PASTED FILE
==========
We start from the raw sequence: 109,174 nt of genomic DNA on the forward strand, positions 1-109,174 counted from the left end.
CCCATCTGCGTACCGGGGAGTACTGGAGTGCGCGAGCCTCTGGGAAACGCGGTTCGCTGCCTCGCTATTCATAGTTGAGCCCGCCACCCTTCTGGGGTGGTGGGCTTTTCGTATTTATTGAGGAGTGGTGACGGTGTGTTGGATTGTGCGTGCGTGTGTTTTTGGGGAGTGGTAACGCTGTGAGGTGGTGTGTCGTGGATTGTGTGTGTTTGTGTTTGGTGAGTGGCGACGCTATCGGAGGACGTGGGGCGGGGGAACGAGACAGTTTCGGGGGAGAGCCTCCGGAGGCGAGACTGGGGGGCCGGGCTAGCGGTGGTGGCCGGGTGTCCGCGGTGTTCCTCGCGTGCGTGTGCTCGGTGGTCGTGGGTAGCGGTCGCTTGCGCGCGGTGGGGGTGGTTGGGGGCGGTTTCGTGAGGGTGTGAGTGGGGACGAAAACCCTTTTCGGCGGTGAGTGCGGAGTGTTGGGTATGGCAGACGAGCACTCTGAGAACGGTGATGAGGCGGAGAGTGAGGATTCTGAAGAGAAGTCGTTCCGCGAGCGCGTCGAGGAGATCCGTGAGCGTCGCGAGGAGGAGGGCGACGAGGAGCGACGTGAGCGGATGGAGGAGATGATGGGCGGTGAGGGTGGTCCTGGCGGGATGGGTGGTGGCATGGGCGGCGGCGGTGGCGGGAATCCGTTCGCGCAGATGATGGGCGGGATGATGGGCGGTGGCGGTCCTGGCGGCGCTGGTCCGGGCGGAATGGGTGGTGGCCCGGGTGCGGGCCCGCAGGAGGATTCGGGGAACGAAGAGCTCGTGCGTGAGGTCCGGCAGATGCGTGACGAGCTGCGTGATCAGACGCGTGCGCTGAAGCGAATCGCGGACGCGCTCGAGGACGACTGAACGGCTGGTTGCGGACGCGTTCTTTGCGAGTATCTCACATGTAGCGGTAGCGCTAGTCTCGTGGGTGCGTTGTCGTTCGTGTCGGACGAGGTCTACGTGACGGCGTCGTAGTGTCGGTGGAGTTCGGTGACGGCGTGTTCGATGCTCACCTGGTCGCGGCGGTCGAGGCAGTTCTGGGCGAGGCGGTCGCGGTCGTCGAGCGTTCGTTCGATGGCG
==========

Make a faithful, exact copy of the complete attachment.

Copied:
We start from the raw sequence: 109,174 nt of genomic DNA on the forward strand, positions 1-109,174 counted from the left end.
CCCATCTGCGTACCGGGGAGTACTGGAGTGCGCGAGCCTCTGGGAAACGCGGTTCGCTGCCTCGCTATTCATAGTTGAGCCCGCCACCCTTCTGGGGTGGTGGGCTTTTCGTATTTATTGAGGAGTGGTGACGGTGTGTTGGATTGTGCGTGCGTGTGTTTTTGGGGAGTGGTAACGCTGTGAGGTGGTGTGTCGTGGATTGTGTGTGTTTGTGTTTGGTGAGTGGCGACGCTATCGGAGGACGTGGGGCGGGGGAACGAGACAGTTTCGGGGGAGAGCCTCCGGAGGCGAGACTGGGGGGCCGGGCTAGCGGTGGTGGCCGGGTGTCCGCGGTGTTCCTCGCGTGCGTGTGCTCGGTGGTCGTGGGTAGCGGTCGCTTGCGCGCGGTGGGGGTGGTTGGGGGCGGTTTCGTGAGGGTGTGAGTGGGGACGAAAACCCTTTTCGGCGGTGAGTGCGGAGTGTTGGGTATGGCAGACGAGCACTCTGAGAACGGTGATGAGGCGGAGAGTGAGGATTCTGAAGAGAAGTCGTTCCGCGAGCGCGTCGAGGAGATCCGTGAGCGTCGCGAGGAGGAGGGCGACGAGGAGCGACGTGAGCGGATGGAGGAGATGATGGGCGGTGAGGGTGGTCCTGGCGGGATGGGTGGTGGCATGGGCGGCGGCGGTGGCGGGAATCCGTTCGCGCAGATGATGGGCGGGATGATGGGCGGTGGCGGTCCTGGCGGCGCTGGTCCGGGCGGAATGGGTGGTGGCCCGGGTGCGGGCCCGCAGGAGGATTCGGGGAACGAAGAGCTCGTGCGTGAGGTCCGGCAGATGCGTGACGAGCTGCGTGATCAGACGCGTGCGCTGAAGCGAATCGCGGACGCGCTCGAGGACGACTGAACGGCTGGTTGCGGACGCGTTCTTTGCGAGTATCTCACATGTAGCGGTAGCGCTAGTCTCGTGGGTGCGTTGTCGTTCGTGTCGGACGAGGTCTACGTGACGGCGTCGTAGTGTCGGTGGAGTTCGGTGACGGCGTGTTCGATGCTCACCTGGTCGCGGCGGTCGAGGCAGTTCTGGGCGAGGCGGTCGCGGTCGTCGAGCGTTCGTTCGATGGCG